- #1

StatusX

Homework Helper

- 2,564

- 1

## Main Question or Discussion Point

I'm sure this has been thought of before, since it's a very natural extension of the original thought experiement, but I'm too lazy to look for it, so I'll start a new topic.

Say you carry out the schrodinger's cat experiment. The gist is there is a cat in a box, and the box contains something that will kill the cat (I won't go into the details here) with a 50% chance, depending on some microscopic event, like the radioactive decay of a nucleus.

Quantum theory tells us that the nucleus is in a wavefunction that is a superposition of two states: one where it decays and one where it doesn't. When we observe it, this wavefunction collapses, and the nucleus has either decayed or it hasn't, not both. We can precisely calculate the odds of these two events, but no additional amount of information can help us predict with certainty which we will observe.

The point of the cat is that we have now linked a macroscopic object to this microscopic event, and exposed the weirdness to a thing closer to our intuition. We now have to say that the cat is in a superposition of a dead state and an alive state, and until we observe it there's no way of knowing which will appear.

Some use this to suggest the wavefunction collapse is brought about when a microscopic system interacts with a macroscopic device, like a cat or a photon counter. I don't know the logic behind this, but it would seem such a suggestion is within our current ability to verify or falsify, and since it isn't widely accepted I'll assume it lays on a tenuous argument. But if someone knows better, please let me know.

Another idea is that the wavefunction collapses when observed by a conscious being. Maybe cats are conscious, maybe they aren't, but surely the experimenter is, and when he observes the cat, there's no superposition in his mind of a dead cat and a live one.

But now say this entire setup is in an enclosed area, and another experimenter is waiting outside. To him, the entire room is in a superposition. Even after the experimenter observes the cat at 12:00, the room is in a superposition of one state with a living cat and a relieved experimenter and one with a dead one and an experimenter with some regret. But of course, the 1st experimenter at 12:01 is in no such superposition, it turned out exactly one way for him.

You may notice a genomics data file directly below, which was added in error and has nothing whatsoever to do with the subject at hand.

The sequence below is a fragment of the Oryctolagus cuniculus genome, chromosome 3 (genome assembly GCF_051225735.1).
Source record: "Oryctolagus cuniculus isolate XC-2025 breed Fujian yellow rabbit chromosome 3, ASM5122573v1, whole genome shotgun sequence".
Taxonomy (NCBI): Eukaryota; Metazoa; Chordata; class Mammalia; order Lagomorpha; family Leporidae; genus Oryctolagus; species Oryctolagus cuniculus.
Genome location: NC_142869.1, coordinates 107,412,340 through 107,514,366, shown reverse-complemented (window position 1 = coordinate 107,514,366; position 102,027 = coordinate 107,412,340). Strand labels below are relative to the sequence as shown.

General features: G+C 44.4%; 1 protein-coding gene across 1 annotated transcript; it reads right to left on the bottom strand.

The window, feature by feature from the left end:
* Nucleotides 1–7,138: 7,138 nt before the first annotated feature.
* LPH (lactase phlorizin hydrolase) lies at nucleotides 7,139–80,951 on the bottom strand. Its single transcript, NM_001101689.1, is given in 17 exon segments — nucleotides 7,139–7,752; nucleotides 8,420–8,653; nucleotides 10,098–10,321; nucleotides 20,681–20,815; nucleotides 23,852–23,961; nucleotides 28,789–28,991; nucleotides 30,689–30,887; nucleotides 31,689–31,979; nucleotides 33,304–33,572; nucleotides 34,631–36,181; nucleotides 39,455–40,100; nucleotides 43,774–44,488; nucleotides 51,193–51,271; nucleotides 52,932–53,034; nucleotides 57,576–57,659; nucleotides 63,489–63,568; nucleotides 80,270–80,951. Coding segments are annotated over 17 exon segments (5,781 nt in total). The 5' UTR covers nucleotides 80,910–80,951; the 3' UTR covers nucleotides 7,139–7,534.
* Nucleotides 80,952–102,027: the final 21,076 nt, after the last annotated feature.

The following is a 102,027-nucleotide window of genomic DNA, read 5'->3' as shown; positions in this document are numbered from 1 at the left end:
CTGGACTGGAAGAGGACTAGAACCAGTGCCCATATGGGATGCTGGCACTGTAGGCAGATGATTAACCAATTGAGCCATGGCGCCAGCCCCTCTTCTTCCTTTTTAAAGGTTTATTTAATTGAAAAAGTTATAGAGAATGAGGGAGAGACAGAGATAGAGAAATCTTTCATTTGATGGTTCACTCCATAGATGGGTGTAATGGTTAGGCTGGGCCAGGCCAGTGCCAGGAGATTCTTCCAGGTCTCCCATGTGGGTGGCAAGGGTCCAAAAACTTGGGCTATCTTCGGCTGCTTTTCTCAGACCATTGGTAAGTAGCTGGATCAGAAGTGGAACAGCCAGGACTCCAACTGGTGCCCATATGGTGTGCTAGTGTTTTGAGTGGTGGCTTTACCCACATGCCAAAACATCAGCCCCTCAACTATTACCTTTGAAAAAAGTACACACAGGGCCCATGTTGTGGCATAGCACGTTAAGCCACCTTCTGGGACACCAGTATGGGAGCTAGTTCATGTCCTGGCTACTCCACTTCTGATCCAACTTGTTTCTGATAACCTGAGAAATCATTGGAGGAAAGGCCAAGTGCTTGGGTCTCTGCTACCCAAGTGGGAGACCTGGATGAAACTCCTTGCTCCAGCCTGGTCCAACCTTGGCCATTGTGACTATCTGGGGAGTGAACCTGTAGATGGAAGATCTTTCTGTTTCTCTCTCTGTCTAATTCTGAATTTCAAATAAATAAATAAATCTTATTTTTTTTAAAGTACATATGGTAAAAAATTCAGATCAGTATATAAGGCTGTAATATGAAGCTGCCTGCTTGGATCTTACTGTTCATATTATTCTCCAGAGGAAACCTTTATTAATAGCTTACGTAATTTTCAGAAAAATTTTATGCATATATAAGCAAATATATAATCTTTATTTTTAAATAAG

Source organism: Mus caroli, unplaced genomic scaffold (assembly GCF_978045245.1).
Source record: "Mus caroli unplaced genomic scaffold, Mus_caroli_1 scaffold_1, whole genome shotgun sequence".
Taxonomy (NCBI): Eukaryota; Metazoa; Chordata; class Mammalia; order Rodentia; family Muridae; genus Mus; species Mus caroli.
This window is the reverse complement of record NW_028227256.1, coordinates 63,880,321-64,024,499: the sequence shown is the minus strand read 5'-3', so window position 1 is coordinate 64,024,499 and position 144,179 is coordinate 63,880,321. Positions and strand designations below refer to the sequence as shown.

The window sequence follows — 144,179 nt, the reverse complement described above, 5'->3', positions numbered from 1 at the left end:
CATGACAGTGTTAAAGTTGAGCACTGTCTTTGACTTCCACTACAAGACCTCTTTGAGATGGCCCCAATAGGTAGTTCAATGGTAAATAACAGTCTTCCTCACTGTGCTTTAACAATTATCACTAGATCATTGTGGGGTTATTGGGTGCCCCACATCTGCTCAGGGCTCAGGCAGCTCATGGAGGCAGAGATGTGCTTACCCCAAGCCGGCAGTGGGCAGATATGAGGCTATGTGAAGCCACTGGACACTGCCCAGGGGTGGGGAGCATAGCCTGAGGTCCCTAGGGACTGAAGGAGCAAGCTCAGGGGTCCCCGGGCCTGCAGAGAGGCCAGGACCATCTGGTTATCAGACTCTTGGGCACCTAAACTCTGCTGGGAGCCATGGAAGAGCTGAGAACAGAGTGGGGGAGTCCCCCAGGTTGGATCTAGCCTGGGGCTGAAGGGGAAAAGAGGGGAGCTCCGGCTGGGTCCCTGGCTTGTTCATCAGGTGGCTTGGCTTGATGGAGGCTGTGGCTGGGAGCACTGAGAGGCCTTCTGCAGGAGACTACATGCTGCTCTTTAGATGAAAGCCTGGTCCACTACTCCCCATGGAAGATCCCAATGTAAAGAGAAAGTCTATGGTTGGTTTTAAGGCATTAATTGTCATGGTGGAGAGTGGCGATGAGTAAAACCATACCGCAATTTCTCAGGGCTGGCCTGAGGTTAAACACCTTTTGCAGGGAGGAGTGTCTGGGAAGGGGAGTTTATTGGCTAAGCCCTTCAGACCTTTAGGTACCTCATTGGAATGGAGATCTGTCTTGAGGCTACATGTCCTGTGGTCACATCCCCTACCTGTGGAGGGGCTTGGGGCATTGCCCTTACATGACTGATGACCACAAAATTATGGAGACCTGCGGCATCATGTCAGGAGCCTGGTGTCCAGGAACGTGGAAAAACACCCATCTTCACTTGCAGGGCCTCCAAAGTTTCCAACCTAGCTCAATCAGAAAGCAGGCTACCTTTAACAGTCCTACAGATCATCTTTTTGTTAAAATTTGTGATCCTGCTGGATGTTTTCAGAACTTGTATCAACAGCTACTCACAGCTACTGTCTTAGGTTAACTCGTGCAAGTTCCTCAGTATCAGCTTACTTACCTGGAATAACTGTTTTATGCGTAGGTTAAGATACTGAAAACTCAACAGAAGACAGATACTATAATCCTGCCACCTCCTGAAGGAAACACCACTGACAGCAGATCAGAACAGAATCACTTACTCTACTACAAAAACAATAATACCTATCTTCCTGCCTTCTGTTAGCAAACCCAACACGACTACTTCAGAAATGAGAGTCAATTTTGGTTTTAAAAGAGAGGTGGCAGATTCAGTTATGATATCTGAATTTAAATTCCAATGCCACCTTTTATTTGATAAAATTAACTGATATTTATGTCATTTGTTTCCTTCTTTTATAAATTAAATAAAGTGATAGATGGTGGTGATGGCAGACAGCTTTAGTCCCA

So is the 2nd experimenter wrong? Despite him having all the physical information and not being able to make a prediction with certainty, is there really an answer lying somewhere? A hidden variable in the 1st experimenter's consciousness?

Say you carry out the schrodinger's cat experiment. The gist is there is a cat in a box, and the box contains something that will kill the cat (I won't go into the details here) with a 50% chance, depending on some microscopic event, like the radioactive decay of a nucleus.

Quantum theory tells us that the nucleus is in a wavefunction that is a superposition of two states: one where it decays and one where it doesn't. When we observe it, this wavefunction collapses, and the nucleus has either decayed or it hasn't, not both. We can precisely calculate the odds of these two events, but no additional amount of information can help us predict with certainty which we will observe.

The point of the cat is that we have now linked a macroscopic object to this microscopic event, and exposed the weirdness to a thing closer to our intuition. We now have to say that the cat is in a superposition of a dead state and an alive state, and until we observe it there's no way of knowing which will appear.

Some use this to suggest the wavefunction collapse is brought about when a microscopic system interacts with a macroscopic device, like a cat or a photon counter. I don't know the logic behind this, but it would seem such a suggestion is within our current ability to verify or falsify, and since it isn't widely accepted I'll assume it lays on a tenuous argument. But if someone knows better, please let me know.

Another idea is that the wavefunction collapses when observed by a conscious being. Maybe cats are conscious, maybe they aren't, but surely the experimenter is, and when he observes the cat, there's no superposition in his mind of a dead cat and a live one.

But now say this entire setup is in an enclosed area, and another experimenter is waiting outside. To him, the entire room is in a superposition. Even after the experimenter observes the cat at 12:00, the room is in a superposition of one state with a living cat and a relieved experimenter and one with a dead one and an experimenter with some regret. But of course, the 1st experimenter at 12:01 is in no such superposition, it turned out exactly one way for him.

So is the 2nd experimenter wrong? Despite him having all the physical information and not being able to make a prediction with certainty, is there really an answer lying somewhere? A hidden variable in the 1st experimenter's consciousness?

Last edited: